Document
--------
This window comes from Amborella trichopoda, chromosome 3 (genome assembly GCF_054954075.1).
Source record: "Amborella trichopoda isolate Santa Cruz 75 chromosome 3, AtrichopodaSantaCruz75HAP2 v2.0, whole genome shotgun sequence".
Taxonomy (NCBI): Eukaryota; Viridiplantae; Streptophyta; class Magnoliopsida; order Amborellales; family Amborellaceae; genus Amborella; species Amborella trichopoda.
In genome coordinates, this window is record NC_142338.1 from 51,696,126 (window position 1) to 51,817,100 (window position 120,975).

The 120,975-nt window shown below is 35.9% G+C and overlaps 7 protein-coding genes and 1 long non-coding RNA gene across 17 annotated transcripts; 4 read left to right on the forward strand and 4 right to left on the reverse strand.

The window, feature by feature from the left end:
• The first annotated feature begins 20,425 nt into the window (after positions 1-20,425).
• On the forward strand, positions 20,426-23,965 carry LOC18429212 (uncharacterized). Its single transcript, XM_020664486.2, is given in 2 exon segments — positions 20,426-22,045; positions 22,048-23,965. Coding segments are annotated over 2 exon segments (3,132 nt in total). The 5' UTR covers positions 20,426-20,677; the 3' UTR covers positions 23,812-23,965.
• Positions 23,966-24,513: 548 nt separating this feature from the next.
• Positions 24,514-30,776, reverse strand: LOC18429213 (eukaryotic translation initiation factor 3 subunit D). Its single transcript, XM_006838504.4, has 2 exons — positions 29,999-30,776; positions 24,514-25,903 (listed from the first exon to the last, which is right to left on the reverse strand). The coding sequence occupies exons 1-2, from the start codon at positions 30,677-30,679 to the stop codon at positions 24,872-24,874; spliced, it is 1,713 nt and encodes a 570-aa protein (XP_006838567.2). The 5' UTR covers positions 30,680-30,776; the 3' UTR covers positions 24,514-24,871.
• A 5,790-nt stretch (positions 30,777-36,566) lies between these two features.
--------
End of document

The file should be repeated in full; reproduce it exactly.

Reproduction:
This window comes from Amborella trichopoda, chromosome 3 (genome assembly GCF_054954075.1).
Source record: "Amborella trichopoda isolate Santa Cruz 75 chromosome 3, AtrichopodaSantaCruz75HAP2 v2.0, whole genome shotgun sequence".
Taxonomy (NCBI): Eukaryota; Viridiplantae; Streptophyta; class Magnoliopsida; order Amborellales; family Amborellaceae; genus Amborella; species Amborella trichopoda.
In genome coordinates, this window is record NC_142338.1 from 51,696,126 (window position 1) to 51,817,100 (window position 120,975).

The 120,975-nt window shown below is 35.9% G+C and overlaps 7 protein-coding genes and 1 long non-coding RNA gene across 17 annotated transcripts; 4 read left to right on the forward strand and 4 right to left on the reverse strand.

The window, feature by feature from the left end:
• The first annotated feature begins 20,425 nt into the window (after positions 1-20,425).
• On the forward strand, positions 20,426-23,965 carry LOC18429212 (uncharacterized). Its single transcript, XM_020664486.2, is given in 2 exon segments — positions 20,426-22,045; positions 22,048-23,965. Coding segments are annotated over 2 exon segments (3,132 nt in total). The 5' UTR covers positions 20,426-20,677; the 3' UTR covers positions 23,812-23,965.
• Positions 23,966-24,513: 548 nt separating this feature from the next.
• Positions 24,514-30,776, reverse strand: LOC18429213 (eukaryotic translation initiation factor 3 subunit D). Its single transcript, XM_006838504.4, has 2 exons — positions 29,999-30,776; positions 24,514-25,903 (listed from the first exon to the last, which is right to left on the reverse strand). The coding sequence occupies exons 1-2, from the start codon at positions 30,677-30,679 to the stop codon at positions 24,872-24,874; spliced, it is 1,713 nt and encodes a 570-aa protein (XP_006838567.2). The 5' UTR covers positions 30,680-30,776; the 3' UTR covers positions 24,514-24,871.
• A 5,790-nt stretch (positions 30,777-36,566) lies between these two features.